STEVE INSKEEP, HOST:
Health and Human Services Secretary Kathleen Sebelius has overruled the scientific opinion of the Food and Drug Administration on a morning after contraceptive pill. It had been deemed safe enough to be sold without a prescription and without any age restrictions. But yesterday's ruling means teens 16 and younger will still need a prescription. NPR's Julie Rovner reports on a political debate stretching back years.
JULIE ROVNER, BYLINE: In 2003, two FDA advisory committees voted overwhelmingly to make the morning after contraceptive bill, known as Plan B, available over the counter to women of all ages.
DR. ATSUKO KOYAMA: It's always been known to be quite safe. There are no contraindications for its use at all. If someone is already pregnant, it does not cause an abortion.
ROVNER: Atsuko Koyama is a pediatrician and emergency room doctor at the Boston Medical Center. She says the teenagers she sees in her ER are quite capable of knowing what to do with the medication.
KOYAMA: I have had patients who are 15, 16 years old, who come into the ER asking for Plan B, so, you know, they're taking responsibility for their health and their future.
ROVNER: But the FDA didn't follow its advisors' recommendations back then, which was unusual. Many women's health groups and members of Congress charged that the Bush administration's decision was politically motivated. Susan Wood, the FDA's assistant commissioner for women's health, ended up quitting her job in disgust.
SUSAN WOOD: That was part of a series of blockages that occurred, which clearly was showing FDA being overruled and not being allowed to do its job and make its decisions based on their interest in the public health and in women's health.
ROVNER: Finally, in 2006, the FDA decided to make the pill available without a prescription to those 18 and over, but still require younger teens to see a doctor first. A judge later lowered to 17 the age at which a prescription would not be necessary. But the impact of that split approval means that the product isn't really available over the counter, even for adults, Wood says, because they still have to ask for it and show ID. And with this latest decision, that won't change.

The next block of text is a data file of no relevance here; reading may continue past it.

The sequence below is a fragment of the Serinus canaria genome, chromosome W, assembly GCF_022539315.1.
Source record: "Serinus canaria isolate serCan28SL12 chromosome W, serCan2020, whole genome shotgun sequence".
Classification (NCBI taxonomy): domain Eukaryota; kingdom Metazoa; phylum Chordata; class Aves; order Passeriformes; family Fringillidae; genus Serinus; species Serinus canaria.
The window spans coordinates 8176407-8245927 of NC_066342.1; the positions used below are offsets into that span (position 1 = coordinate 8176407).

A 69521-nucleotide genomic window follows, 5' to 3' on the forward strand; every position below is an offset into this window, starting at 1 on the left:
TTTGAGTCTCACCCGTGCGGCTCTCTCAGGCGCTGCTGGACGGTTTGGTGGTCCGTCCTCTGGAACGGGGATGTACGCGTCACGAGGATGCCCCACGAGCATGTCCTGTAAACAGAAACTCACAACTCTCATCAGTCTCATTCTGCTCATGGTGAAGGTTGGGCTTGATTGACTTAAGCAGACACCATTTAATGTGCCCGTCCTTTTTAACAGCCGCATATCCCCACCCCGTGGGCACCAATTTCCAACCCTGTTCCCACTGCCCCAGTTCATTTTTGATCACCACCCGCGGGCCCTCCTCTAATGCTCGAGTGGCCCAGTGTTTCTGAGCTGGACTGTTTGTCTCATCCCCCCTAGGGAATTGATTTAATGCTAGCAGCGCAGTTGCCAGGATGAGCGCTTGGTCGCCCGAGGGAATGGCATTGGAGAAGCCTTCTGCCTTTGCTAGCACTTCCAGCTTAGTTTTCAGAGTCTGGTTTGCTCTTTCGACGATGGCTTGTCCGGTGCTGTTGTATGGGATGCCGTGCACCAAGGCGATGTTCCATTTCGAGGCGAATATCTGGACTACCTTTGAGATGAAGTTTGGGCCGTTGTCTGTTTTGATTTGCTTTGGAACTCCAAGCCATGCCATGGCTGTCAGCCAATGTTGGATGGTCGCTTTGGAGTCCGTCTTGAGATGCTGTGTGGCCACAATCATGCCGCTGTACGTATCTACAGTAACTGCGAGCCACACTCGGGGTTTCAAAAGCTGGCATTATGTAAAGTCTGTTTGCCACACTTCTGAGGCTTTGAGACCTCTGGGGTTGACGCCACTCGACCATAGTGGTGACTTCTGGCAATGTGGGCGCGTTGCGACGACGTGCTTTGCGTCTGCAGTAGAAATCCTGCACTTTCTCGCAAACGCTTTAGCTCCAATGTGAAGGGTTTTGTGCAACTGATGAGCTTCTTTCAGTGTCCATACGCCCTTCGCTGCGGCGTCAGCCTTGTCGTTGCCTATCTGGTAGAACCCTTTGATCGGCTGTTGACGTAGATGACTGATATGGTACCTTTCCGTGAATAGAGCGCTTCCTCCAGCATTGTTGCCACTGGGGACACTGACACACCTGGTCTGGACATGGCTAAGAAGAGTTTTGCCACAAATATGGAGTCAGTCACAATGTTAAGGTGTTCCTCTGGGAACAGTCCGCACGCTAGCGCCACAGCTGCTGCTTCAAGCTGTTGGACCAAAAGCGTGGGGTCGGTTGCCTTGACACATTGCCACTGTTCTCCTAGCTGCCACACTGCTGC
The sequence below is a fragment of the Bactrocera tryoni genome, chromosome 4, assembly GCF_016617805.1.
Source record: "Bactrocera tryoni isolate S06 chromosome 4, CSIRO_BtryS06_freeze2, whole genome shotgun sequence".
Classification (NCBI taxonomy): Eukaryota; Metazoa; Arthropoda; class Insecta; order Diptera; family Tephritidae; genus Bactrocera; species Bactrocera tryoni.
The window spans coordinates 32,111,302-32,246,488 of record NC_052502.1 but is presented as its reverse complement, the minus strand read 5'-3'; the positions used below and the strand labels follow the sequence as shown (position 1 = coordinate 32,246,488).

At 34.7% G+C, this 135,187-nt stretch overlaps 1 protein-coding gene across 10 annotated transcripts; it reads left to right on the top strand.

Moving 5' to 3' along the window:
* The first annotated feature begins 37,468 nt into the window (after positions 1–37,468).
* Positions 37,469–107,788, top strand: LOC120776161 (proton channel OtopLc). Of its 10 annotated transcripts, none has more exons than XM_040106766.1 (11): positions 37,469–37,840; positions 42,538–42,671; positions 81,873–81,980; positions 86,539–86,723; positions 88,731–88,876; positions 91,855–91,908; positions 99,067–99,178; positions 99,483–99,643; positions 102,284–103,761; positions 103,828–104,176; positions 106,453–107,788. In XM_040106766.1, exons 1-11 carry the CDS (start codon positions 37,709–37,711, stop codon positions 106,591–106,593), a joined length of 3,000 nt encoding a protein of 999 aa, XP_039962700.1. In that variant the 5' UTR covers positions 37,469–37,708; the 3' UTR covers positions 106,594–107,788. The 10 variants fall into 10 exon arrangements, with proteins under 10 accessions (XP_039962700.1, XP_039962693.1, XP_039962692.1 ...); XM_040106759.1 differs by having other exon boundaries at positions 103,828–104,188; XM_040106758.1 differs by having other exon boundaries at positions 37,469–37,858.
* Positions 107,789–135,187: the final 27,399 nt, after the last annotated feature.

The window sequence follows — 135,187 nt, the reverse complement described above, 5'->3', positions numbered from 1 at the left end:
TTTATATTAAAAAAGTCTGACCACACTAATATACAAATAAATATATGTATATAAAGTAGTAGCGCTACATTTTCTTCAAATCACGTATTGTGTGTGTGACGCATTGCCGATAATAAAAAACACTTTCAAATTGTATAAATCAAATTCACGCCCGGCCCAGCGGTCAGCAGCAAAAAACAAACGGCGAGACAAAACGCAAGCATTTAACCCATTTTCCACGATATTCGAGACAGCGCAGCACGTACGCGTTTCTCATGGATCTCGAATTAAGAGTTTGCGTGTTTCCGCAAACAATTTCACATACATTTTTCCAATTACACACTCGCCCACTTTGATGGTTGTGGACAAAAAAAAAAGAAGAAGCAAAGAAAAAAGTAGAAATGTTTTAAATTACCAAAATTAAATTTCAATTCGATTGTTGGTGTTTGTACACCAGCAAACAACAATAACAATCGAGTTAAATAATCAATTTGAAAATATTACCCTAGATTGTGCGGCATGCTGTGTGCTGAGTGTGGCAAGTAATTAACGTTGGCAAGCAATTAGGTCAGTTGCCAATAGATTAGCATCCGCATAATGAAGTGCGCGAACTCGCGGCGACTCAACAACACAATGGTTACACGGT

WOOD: For all women of all ages who are in an urgent situation, they still have to go find an open pharmacy and ask permission of the pharmacist or the pharmacy clerk to have access to this product.
ROVNER: It was that hope of making emergency contraception much easier to get that has outraged, not just people like Susan Wood, but women's health advocates like Kirsten Moore. She's president of the Reproductive Health Technologies Project.
KIRSTEN MOORE: I was in the East Room of the White House in March 2009 when the president signed an executive order saying this administration was committed to restoring scientific integrity to the policymaking process. And that commitment just went up in smoke today.
ROVNER: Not everyone is unhappy, however. Conservative groups have long favored keeping the age restrictions in place. Jeannie Monahan is with the Family Research Council.
JEANNIE MONAHAN: So I think that most reasonable people will agree that a young girl who's sexually active, seeing a medical professional is a positive thing.
ROVNER: No one can remember a case before of an HHS secretary stepping in to overrule a scientific opinion made by FDA. And now the administration is facing yet another contraception related-decision, whether to back away from new rules requiring most religious employers to include contraception in their health insurance plans. Catholic leaders have already met personally with President Obama to lobby for the change. Kirsten Moore says she's no longer confident the administration will fight for its own rules.
MOORE: When there's political pushback, they back down.
ROVNER: The decision on the contraceptive rules is expected any day.
Julie Rovner, NPR News, Washington.
(SOUNDBITE OF MUSIC)
INSKEEP: It's NPR News.
NPR transcripts are created on a rush deadline by Verb8tm, Inc., an NPR contractor, and produced using a proprietary transcription process developed with NPR. This text may not be in its final form and may be updated or revised in the future. Accuracy and availability may vary. The authoritative record of NPR’s programming is the audio record.